stickman cast


Birmingham Town Hall


Julia Donaldson has that knack of writing deceptively simple stories, full of adventure, that appeal to children, and Scamp Theatre has found the knack of delivering that adventure effectively on stage.

Stickman is the saga of a . . .well, a stickman, a man made of a stick – the name is a bit of a clue here – who leaves his stick wife and children one morning to go for a run.

Except stickmen have a definite drawback when it comes to their appearance – to all intents and purposes, to the untrained eye, they look like . . . er . . . a stick. Which can be a bit of a problem.

So first our twiggy adventurer, played, or rather held, by Sam Heron is chased by a dog then by a karate kicking girl, both played by Lara Cowin, who wants to play a robust version of Pooh sticks, or at least lobs our stickman far into the river.

Luckily sticks float, but then so do swans, and one in particular, a puppet operated by Cowin, takes a fancy to stickman, an ideal stick for her nest.

Then, carried down the river and far away, sticman is washed up on a beach, where, despite all his protestations, he finds he is called into service as a bat by a rather posh couple, Cowin and musical director Alex Tosh, who blows a mean tenor sax by the way, playing on the sand, and to add insult to injury they then use him as a flagpole on a sand castle.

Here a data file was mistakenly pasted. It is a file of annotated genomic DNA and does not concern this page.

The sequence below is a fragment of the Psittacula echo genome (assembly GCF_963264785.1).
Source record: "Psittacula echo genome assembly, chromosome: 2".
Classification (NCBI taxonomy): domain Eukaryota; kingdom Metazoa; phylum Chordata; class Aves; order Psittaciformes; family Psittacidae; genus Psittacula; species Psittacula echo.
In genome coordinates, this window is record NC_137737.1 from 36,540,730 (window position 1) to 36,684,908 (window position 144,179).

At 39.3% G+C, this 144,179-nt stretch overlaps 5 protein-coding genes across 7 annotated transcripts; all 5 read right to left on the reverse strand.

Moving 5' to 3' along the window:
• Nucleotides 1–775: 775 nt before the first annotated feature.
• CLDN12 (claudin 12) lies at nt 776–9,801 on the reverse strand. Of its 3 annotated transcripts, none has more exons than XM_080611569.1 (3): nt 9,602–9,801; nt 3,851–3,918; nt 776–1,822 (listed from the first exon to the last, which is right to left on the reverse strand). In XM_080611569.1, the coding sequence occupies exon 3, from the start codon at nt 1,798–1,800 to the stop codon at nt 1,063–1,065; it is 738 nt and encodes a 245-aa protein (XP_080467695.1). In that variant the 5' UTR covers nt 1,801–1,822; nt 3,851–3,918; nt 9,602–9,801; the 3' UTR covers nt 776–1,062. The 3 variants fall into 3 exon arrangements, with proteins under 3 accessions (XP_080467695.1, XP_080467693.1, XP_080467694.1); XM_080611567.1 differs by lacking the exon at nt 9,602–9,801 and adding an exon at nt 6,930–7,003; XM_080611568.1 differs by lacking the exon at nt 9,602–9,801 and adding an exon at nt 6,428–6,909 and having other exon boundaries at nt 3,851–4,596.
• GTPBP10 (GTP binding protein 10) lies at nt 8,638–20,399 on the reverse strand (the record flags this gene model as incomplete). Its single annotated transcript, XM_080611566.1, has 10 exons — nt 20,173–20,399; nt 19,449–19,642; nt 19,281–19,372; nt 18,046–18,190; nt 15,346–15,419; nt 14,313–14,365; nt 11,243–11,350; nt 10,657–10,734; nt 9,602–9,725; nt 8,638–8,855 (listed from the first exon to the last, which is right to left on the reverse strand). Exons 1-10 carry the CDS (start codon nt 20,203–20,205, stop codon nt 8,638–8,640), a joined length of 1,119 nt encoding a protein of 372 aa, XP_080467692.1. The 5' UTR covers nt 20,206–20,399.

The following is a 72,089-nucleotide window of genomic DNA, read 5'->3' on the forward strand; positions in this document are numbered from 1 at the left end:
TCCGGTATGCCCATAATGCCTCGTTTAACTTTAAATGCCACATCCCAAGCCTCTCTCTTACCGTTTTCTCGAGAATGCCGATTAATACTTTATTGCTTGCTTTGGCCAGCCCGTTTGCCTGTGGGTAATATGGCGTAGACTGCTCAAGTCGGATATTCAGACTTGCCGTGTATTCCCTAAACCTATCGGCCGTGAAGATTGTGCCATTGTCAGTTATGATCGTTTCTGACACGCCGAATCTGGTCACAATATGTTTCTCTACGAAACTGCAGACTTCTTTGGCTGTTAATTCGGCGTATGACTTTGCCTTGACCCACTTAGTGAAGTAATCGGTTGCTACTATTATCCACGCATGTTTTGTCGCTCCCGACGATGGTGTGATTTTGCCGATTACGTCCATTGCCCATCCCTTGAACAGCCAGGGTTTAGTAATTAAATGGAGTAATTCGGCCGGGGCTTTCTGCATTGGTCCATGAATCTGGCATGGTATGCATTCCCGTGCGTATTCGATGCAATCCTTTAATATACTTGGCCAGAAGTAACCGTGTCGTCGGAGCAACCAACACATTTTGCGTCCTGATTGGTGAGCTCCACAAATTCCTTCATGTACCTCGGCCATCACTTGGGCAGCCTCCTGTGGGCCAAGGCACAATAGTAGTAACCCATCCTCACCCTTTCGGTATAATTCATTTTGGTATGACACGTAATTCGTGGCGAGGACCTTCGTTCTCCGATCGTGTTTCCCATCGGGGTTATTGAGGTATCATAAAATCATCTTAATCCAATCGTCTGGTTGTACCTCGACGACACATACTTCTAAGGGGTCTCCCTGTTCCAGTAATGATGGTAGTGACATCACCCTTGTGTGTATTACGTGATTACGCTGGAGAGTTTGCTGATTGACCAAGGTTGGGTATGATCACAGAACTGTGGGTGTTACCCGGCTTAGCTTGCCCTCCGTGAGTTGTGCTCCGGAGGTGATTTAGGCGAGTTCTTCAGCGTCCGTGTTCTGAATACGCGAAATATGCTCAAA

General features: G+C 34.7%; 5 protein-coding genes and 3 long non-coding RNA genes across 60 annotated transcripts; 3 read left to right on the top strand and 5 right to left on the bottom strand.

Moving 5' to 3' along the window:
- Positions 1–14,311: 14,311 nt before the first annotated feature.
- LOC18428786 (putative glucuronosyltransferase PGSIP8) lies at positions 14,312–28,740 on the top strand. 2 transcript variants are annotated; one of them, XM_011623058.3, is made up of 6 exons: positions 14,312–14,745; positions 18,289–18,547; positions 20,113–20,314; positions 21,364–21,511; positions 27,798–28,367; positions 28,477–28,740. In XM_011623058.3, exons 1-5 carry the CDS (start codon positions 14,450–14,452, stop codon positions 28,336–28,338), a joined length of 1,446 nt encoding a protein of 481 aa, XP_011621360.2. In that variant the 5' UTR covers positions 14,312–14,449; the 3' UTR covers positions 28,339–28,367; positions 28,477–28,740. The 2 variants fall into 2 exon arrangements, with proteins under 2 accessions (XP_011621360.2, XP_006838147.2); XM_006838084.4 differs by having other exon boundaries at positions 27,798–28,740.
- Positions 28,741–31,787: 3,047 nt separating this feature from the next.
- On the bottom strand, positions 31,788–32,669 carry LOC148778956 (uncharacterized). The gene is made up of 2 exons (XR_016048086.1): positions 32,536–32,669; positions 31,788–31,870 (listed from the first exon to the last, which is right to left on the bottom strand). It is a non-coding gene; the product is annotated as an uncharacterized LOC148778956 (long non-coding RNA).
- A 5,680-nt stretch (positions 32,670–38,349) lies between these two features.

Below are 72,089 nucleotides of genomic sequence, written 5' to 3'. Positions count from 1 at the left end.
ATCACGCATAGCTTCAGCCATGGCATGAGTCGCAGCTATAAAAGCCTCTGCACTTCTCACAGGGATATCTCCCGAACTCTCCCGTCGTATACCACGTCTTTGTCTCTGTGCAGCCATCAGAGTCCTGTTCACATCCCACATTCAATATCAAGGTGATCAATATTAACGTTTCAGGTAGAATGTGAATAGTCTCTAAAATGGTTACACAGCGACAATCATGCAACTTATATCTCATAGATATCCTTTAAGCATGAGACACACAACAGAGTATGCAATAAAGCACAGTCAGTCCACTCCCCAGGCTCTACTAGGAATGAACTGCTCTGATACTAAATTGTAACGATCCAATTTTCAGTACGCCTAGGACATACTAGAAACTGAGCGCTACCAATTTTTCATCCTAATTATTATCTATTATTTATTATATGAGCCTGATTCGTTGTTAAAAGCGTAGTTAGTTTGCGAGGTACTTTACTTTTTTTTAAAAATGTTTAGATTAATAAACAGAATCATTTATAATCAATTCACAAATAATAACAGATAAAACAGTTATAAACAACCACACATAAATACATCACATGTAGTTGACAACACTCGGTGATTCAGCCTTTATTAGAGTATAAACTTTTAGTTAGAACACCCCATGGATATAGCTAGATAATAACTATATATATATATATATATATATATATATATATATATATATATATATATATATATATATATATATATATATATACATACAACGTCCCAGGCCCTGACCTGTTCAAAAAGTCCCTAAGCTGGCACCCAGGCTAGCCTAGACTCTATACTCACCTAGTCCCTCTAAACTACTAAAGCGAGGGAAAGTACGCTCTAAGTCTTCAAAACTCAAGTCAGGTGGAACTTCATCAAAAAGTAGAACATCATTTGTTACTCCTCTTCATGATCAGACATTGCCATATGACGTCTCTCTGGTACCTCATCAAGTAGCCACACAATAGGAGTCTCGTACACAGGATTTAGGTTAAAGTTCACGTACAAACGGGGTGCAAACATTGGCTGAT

So far from home, lost and just seen as a stick on a beach stickman is in despair, and freezing with cold as winter comes until after a final adventure involving reindeer and a sleigh . . . well it is still Christmas after all, stickman and his family are reunited on Christmas Day.

And all that big adventure is achieved with a cast of three and minimal props and, more important, taking the children in the audience with them on the adventure whether it is spotting a dog racing around the Town Hall or catching a beach ball batted into the audience. No special effects or computer graphics, no technical wizardry, just a few props and puppets, and the age-old art of storytelling unlocking that greatest special effects of them all, imagination.

We even had snow at the end, with a rather uneven spread leaving one lady in the second row looking like a snowman!

Director Sally Cookson has kept everything moving along at a cracking pace, involving the children in the audience enough to keep their attention, and enthusiasm in a show which, like the book, is deceptively simple, to give an hour or so of magical storytelling full of charm and delight for all ages. It will be enthralling children until 12-01-18

Roger Clarke


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